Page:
Survivor: Global Economy – outwit, outplay, outinnovate

Techie types may not make the most dominant reality show contestants, but in the international marketplace, they’re becoming the power players.

Recognizing this development, the National Governors Association (NGA) last week launched a task force comprised of government, business, and education leaders seeking to reinforce the United States as a competitor in the global economy by bolstering the nation’s ability to innovate.

Led by NGA Chair Arizona Gov. Janet Napolitano and NGA Vice Chair Minnesota Gov. Tim Pawlenty, the 17-member Innovation America task force includes Intel chairman of the board Dr. Craig R. Barrett, Rensselaer Polytechnic Institute president Dr. Shirley Ann Jackson, Georgia Institute of Technology president Dr. G. Wayne Clough, and Microsoft COO Kevin Turner, to name a few. During a two-day meeting in Phoenix, task force members hammered out strategies addressing three critical issues outlined in the Innovation America agenda, including:

  • Schools – emphasizing Science, Technology, Engineering, and Mathematics (STEM) education in K-12 education
  • Colleges and universities – aligning postsecondary systems with the needs of states’ high-growth industries
  • Business community – collaborating to ensure state policies reinforce private sector innovation

Members of the media were kindly kicked out of the meeting right after Napolitano and other task force members gave their two cents on the purpose of the initiative and challenges to overcome, so I didn’t get to learn how they plan to accomplish these goals. The 40 minutes or so of overview, however, was enough to figure out the root issue this initiative aims to address and its relevance to the embedded computing community as a whole.

In describing why she chose the topic of innovation for her initiative as NGA chair, Napolitano asserted the United States is right at the tipping point in terms of maintaining a competitive edge in a rapidly changing world economy.

“If we don’t take this up on the national agenda, almost in the mode of Sputnik many decades ago, this has to be a top priority,” she said. If not, “the next generation of Americans will suffer for it.”

Along similar lines, Pawlenty emphasized the dynamics of a hypercompetitive global marketplace, including size and cost, and how the United States compares to other countries in these areas. Since size isn’t the difference maker (China’s 1.3 billion population has more people under the age of 18 than in the entire United States, according to Pawlenty), and cost doesn’t guarantee the upper hand (the United States can’t compete with labor-intensive countries without compromising the quality of life Americans hold so dear), what else can tip the scales?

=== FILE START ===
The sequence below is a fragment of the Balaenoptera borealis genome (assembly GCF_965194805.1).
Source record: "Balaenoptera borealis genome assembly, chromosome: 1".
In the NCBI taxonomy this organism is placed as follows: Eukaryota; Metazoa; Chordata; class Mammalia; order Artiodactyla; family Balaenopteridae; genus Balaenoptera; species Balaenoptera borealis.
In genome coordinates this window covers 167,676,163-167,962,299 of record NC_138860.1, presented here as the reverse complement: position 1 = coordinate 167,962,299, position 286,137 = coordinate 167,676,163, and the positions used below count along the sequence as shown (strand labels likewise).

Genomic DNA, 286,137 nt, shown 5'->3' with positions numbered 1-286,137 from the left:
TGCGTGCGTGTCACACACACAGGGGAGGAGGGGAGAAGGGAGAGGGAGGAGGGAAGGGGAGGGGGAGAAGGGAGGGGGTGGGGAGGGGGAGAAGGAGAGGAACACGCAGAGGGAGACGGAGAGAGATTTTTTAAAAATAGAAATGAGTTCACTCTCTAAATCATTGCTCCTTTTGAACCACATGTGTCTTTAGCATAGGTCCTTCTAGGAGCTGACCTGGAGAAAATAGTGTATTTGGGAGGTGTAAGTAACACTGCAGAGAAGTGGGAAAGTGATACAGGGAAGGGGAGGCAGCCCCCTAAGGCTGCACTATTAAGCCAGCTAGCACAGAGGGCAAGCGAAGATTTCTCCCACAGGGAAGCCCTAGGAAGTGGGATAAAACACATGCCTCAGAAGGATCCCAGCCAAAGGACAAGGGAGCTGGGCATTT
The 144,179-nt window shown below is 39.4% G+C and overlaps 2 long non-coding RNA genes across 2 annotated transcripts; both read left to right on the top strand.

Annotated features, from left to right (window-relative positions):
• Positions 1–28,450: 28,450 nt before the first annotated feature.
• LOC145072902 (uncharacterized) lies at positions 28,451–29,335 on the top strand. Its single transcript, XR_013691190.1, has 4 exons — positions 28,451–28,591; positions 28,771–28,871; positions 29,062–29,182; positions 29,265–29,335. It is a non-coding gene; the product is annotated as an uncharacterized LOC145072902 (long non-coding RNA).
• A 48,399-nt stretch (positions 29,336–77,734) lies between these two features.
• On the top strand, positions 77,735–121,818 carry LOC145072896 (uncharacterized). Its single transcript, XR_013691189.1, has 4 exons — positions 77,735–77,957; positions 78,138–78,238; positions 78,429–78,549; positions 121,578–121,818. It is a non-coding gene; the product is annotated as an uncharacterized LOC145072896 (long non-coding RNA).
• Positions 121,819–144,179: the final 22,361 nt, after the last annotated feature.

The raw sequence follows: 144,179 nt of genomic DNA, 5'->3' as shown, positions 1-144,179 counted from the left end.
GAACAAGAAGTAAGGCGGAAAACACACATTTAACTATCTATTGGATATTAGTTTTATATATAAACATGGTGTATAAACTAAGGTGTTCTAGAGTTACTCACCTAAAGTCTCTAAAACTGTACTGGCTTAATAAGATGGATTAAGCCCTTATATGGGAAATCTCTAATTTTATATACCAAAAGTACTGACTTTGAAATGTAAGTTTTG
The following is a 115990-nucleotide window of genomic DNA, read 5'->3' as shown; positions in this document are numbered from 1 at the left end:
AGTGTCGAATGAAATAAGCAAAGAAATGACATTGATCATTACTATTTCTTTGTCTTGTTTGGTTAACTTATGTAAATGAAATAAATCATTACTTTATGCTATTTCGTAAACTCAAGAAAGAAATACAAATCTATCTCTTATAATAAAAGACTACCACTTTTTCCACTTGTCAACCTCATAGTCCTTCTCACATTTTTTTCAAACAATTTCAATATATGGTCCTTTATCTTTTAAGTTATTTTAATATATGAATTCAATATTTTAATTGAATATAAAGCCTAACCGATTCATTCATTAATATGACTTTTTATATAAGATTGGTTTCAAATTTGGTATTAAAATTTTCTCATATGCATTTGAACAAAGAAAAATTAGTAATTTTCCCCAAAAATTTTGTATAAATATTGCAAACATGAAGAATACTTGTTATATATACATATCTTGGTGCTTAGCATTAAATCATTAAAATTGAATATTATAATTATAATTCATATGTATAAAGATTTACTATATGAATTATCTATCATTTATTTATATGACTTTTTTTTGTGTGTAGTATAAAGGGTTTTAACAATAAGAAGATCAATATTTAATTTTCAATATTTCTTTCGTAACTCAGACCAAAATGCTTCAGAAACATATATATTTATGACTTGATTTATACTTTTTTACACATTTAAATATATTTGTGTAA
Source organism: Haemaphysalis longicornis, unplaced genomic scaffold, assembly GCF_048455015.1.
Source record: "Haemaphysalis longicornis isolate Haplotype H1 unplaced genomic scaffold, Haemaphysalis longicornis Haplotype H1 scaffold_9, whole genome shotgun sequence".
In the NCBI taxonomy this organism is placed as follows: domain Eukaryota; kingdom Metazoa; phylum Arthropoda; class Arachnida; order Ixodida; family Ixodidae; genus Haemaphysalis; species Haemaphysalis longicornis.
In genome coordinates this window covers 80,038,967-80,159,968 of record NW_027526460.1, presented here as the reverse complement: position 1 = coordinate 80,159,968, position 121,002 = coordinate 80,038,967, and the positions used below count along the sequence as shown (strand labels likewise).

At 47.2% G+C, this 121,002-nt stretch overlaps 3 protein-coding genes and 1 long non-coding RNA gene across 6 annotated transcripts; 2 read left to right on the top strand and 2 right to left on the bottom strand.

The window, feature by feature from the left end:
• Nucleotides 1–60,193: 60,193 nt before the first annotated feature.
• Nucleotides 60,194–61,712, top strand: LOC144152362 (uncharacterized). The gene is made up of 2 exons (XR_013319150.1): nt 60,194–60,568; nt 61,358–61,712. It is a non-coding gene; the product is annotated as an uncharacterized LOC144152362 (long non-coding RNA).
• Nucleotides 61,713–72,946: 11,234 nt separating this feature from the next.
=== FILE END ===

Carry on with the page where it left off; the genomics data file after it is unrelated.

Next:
“If we’re not going to be the biggest, and we’re not going to be the cheapest, we’ll have to be the smartest,” Pawlenty said.

From what I can tell, engineers rank right up there in the smarts department, so you all can probably identify the bottom line here. Whether or not you care about what cause a bunch of governors want to rally around or how educators structure their lesson plans, the concept of vying for a competitive advantage should resonate with those who work in a novelty-driven merger-filled industry where companies live and die by (product) differentiation. And maintaining a robust economy is a topic that concerns everyone.

Considering the point Jackson of Rensselaer Polytechnic Institute made during the meeting about the impending retirement of the generation who entered the workforce during the 1950s and ’60s plus the relative lack of interest in science and math among students today, the United States must stimulate innovation now or be left behind. That requires a better trained, more highly skilled workforce, which in turn requires the appropriate educational programs.

Where, then, do engineers enter the picture, aside from continuing to create technologically advanced products, participating in research, and perhaps teaching and/or taking postsecondary classes?

For one, watch what ideas this Innovation America task force comes up with as they present their agenda to the entire NGA this February in Washington D.C. and determine if there are any opportunities you can get involved in. And, though this should go without saying, keep reading our recently renamed magazine, VME and Critical Systems, and our other publications to stay informed about the latest COTS technologies, new VITA standards, and other industry developments.

If innovation is the key to competitive viability in the global marketplace, innovators must bulk up on news and insight applicable to their specific field. In other words, no information, no brains, no gain.